Monday, February 13, 2017

TV, Surveillance, and Screens (Core Response #3)

Television has transformed from its earliest days in which it was confined as a medium to low picture quality and a small screen. However, like other forms of media, technological advances have transformed television into a medium that transcends the traditional domestic limiters initially in place into a wide reaching media entity. This shift was, in part, due to the technology of screens- small, portable, and high-definition screens that allow you to take your television with you wherever you go. The uses of portable screens extend beyond just television viewing and are now utilized for many other uses. Screens allow the viewers a privileged look at the world, reaching far beyond what is in your immediate field of vision. In this way, screens (and by extension television) break down the wall between public and private spaces more today than ever before. As Patricia Phillips was quoted in the article “Domesticity at War”: “just as the public space has become diminished as a civic site, the home has become in many senses, a more public forum. The public world comes into each home as it never has before through television, radio and personal computer'" (Colomina 9).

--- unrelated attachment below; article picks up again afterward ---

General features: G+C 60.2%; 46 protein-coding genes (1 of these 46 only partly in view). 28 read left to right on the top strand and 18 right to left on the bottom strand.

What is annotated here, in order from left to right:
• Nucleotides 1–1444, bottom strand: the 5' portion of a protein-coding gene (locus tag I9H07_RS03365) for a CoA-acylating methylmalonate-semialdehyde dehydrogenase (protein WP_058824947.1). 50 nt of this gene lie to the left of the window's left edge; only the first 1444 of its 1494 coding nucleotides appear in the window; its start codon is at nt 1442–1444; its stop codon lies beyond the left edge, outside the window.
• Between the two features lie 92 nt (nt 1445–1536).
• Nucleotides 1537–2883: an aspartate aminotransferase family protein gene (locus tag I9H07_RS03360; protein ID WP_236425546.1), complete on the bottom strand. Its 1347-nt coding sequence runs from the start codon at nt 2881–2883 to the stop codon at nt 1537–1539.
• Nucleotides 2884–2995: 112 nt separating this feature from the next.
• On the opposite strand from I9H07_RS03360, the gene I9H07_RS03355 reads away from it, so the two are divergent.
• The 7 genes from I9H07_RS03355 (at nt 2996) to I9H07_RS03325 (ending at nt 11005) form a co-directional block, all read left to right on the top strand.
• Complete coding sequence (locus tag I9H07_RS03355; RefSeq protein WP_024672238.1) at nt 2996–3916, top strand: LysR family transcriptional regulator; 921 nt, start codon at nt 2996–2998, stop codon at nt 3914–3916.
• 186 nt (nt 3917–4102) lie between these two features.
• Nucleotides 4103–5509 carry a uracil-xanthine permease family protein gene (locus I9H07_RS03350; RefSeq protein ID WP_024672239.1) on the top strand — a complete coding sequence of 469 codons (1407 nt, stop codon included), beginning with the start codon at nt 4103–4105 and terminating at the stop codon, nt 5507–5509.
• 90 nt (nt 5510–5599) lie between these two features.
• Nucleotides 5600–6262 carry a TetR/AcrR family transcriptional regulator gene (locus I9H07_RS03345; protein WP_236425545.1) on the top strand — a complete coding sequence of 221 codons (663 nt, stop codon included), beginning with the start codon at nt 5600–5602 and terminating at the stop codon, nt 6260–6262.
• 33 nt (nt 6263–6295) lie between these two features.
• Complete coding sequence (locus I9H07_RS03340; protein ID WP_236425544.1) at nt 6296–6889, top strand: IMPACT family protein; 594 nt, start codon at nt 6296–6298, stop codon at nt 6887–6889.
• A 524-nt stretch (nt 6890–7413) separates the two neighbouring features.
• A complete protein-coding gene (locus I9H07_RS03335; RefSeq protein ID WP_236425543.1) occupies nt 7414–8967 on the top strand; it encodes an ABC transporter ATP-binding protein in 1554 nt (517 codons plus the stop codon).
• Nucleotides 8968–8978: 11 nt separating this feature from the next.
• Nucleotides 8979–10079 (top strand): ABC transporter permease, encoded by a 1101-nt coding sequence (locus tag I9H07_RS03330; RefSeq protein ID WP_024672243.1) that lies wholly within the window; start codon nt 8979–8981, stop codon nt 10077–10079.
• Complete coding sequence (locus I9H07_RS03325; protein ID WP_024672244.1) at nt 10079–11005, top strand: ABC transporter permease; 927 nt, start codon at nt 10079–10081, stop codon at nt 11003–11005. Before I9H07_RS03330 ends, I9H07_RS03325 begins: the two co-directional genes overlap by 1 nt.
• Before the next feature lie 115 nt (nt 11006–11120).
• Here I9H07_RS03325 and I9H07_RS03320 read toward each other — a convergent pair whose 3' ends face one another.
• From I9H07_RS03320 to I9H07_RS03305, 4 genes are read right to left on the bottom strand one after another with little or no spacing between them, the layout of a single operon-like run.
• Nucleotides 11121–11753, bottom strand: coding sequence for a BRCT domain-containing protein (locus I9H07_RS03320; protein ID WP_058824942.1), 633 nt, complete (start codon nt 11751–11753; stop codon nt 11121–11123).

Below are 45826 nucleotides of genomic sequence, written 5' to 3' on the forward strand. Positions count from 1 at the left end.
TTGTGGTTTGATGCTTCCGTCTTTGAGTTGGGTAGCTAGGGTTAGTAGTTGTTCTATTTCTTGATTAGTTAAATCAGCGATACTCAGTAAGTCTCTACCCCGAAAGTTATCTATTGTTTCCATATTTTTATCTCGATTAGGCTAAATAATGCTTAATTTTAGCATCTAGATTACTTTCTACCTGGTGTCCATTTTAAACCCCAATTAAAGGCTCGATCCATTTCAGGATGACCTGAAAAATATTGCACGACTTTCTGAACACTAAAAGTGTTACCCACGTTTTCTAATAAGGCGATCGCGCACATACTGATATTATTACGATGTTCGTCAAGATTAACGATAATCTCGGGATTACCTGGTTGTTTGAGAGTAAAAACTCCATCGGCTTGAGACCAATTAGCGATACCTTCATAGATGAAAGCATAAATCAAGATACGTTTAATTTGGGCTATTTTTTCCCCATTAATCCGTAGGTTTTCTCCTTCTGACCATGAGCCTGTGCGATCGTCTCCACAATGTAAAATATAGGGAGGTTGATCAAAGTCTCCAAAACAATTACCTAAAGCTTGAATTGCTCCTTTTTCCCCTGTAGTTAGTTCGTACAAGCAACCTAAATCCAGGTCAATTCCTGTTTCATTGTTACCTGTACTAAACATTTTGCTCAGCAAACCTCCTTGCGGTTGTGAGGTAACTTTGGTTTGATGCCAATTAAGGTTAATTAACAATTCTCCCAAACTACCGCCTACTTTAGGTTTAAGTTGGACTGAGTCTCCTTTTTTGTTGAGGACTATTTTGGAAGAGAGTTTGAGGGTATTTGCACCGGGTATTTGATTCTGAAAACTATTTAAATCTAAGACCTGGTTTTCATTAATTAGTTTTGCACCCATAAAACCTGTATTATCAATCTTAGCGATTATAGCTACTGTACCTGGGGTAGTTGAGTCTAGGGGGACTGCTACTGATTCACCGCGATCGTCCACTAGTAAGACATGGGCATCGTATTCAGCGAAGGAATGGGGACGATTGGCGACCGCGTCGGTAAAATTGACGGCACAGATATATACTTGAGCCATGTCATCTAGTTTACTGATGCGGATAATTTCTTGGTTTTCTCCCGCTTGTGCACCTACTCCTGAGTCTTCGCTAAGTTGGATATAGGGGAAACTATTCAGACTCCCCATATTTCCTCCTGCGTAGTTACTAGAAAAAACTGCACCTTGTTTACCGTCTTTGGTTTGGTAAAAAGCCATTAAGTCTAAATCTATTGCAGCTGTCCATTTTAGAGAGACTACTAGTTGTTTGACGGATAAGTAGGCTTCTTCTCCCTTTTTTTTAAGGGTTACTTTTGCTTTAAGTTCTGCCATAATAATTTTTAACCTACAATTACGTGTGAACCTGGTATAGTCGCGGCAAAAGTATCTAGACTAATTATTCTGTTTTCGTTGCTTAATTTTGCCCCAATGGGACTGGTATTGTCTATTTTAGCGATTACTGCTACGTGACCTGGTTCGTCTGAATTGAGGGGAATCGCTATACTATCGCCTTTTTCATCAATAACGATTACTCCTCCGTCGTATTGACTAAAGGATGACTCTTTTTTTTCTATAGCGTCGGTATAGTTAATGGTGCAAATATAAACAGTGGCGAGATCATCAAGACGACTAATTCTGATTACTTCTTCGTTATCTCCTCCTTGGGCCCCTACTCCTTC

For Homeland, a television show in which the plot centers on the War on Terrorism in post 9/11 America, the notion of screens breaking down the barrier between what is private and what is public takes on another layer of significance. For example, in the first few episodes of Homeland season 1, Carrie Mathison’s domestic space was taken over by the surveillance equipment she used to observe Stg. Brody in order to prove her theory that he is involved in an upcoming terrorist plot. Additionally, while Carrie has her reasons for beginning her surveillance of Brody and his family, she is essentially invading their domestic space by her spying on and watching Brody and his family. As Beatriz Colomina writes in her article, “not only were these computers ‘concerned’ exclusively with domestic issues (displacing onto themselves traditional forms of domestic relations in areas as crucial as housework, decoration, companionship) but moreover, domestic space itself was deeply disturbed” (5). Therefore, we can see how the act of looking (either through a screen as with Carrie or a window as with Brody watching his wife, Jessica, and her former lover) is framed as a disturbance of the safety of the domestic space. We can also recognize this as an intrusion of privacy through Carrie’s reaction to the intimate moments between Brody and Jessica. Although Carrie’s initial reaction was to look away from the screen, the voyeuristic need to watch pulls her back in. This relation to the screen also means we can simultaneously view and be viewed. As Margret Morse wrote in “An Ontology of Everyday Distraction” television screens create a “dualism of outside/inside within these separate realms” which “means that a connection with ‘outside’ drifts between a ‘real’ outside and an idealized representation” (202). After watching Brody for more than a month, the lines between subject and observer have begun to blur for Carrie as by episode 4, Carrie has come to know Brody so well she can predict what he is going to do before he does it. This further breaks down the separation of private lives and the public image Brody is creating for the world.